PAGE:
“There was no plan for this, there was no plan to be this!” SgtMaj Ruiz said. “The jubilation I felt when I found out I had been selected to be Sergeant Major of the Marine Corps, though, was no different from the way I felt when I was selected for lance corporal. And then again for corporal, and again at every rank. It was terrifying. I’m thinking, ‘wait, you think I can be a corporal?’ But someone said, ‘yes, you can.’ The fear of letting others down drives you to work, prepare, and to really listen to what the force and the environment is telling you.”

Earlier in his career, SgtMaj Carlos Ruiz served four years as a drill instructor at MCRD San Diego, Calif.,, then progressed as the chief instructor of drill instructor school. (Courtesy of SgtMaj Carlos Ruiz, USMC)

SgtMaj Ruiz defined his role as a representative and voice for all Marines, officer and enlisted, on all institutional programs and how the Marine Corps is preparing for the future.

“What’s bigger,” he added, “I am the one person that must deliver to the indi­vidual on the promise of what it was going to be like to be a Marine. The prom­ise we made to each Marine and their families. The promise that we made to the American people, that who we say we are, we are. If we are not moving in that direction and doing the things that are synonymous with being a Marine, I think that’s where I belong the most.”

Force Design 2030 initiated a rapid sequence of changes across the force. Now, several years into its implementation, Ruiz made clear his take on the future.

“General Smith came in and told us to get rid of the, ‘2030.’ When you look at what the threat is today, we needed to change. Sometimes we have a habit of going head on into a brick wall over and over and over again, and the environment is compelling us to change. General Berger got us on the right path, and Gen­eral Smith continues with that, he’s just saying change faster. Take all the plat­forms and whatever fancy things we are buying, put them in the hands of the M­arines, and they’ll come back to us and tell us how to better employ it. All the technology is good, because we need to give an advantage to our Marines, but it is the human being that we continue to invest in. We can keep investing in tech­nology, but Force Design 2030 is not designing a way out of the culture of what a Marine is. We are not redesigning that. We are just making it more lethal.”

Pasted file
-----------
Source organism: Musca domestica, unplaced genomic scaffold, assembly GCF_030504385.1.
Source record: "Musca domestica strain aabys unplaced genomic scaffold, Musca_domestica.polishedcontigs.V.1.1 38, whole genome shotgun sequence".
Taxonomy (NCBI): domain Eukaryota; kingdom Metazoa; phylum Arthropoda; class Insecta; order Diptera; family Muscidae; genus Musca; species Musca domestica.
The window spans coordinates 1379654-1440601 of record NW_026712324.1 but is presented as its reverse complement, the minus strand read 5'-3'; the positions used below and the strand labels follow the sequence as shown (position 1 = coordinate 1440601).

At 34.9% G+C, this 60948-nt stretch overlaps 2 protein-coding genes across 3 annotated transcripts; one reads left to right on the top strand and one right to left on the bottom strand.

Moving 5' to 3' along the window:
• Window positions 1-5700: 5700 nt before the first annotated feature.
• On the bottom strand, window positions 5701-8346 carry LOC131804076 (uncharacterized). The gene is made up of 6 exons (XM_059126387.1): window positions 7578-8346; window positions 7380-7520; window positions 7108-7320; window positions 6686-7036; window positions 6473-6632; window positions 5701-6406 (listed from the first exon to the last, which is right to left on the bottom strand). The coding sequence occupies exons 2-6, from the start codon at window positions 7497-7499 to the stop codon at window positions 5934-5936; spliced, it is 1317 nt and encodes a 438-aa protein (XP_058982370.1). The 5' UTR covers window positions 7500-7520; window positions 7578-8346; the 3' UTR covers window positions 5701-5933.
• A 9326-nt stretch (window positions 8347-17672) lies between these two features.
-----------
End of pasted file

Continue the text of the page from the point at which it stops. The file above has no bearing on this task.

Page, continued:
In addition to fielding all the new gear, Marines across the fleet experienced the changes to training, MOSs, unit sizes and deployment strategies. Heavy financial investments have already been made to modernize equipment and training for fighting the next war dispersed across the Indo-Pacific.
“I don’t think we will ever finish chang­ing,” Ruiz said. “I think the moment we think that we have arrived and are finished changing, someone is going to kick our ass.”

Through all the changes, the Sergeant Major admonishes the entire Marine community to remain focused on who we are. While the changes taking place might alter the direction and outlook of the Corps as an institution, and raise concerns and controversy, they do not change the identity of Marines.

Ruiz’s time with the instructor cadre remains one of his proudest accomplishments. (Courtesy of SgtMaj Carlos Ruiz, USMC)

“Even the worst critics who might spend all year shooting at my target, on Nov. 10, they’re not,” he reflected. “There is an expectation of the veteran commu­nity for us to be better than they were. I think it’s my job to find a better way to communicate that we are. This generation is not only meeting the standard of 10 years ago but elevating that standard for the next fight. You can get distracted by what’s on the news or the political en­vironment or whatever is going on today, but if you go to Twentynine Palms right now, there is still a Range 400 happening. The Marines are still as fit. They’re still as sweaty, stinking, carrying everything they have to carry, and they’re still run­ning towards the objective. They’re still closing in on the last 300 meters and ac­complishing the mission. They’re a little smarter and a little faster. They call it, ‘innovation’ today. It’s a fancy word, but it’s still the Marine way. Getting the job done and a culture of winning has not changed. I want to evolve, but I want to protect that culture.”

To help accomplish this goal, Ruiz frequently relies on social media to con­nect with Marines and the veteran com­mu­nity. His message of transparency and positivity has proven successful and trusted. In one example at the end of October 2023, when the Commandant experienced a heart attack and was hospi­talized, the Corps chose to officially share this news through SgtMaj Ruiz. His be­lief in the power of social media comes tempered with the understanding that each content creator’s motivation will dictate the positive or negative impact of their message.

“On social media today, there are a lot of very serious Marines at all ranks with professional accounts who are trying to mentor. They see a need, and they use these platforms as a way to fill a gap and spread information like steel sharpening steel. I say, ‘yes please! Give me more!’ I engage on social media because you can’t get to know me or what I think by reading an ALMAR, MARADMIN, or a letter from the Sergeant Major of the Marine Corps. I can’t be everywhere at once, so I try to use social media to show Marines that it’s OK to smile, it’s OK to be happy when it’s time to be happy, and serious when it’s time to be serious, to be transparent as best as I can. What I don’t appreciate about social media is when the uniform is used to deliver something motivated by instant gratification, looking for likes or views. If you could imagine yourself 10 years from today talking about your service and someone pulled up these videos, I want you to do that before you hit post. It may gratify whatever that itch is today, but it doesn’t age well. I would ask those Marines with a foothold on social media to just think and use it for good. What do you want to be thought of our brand?”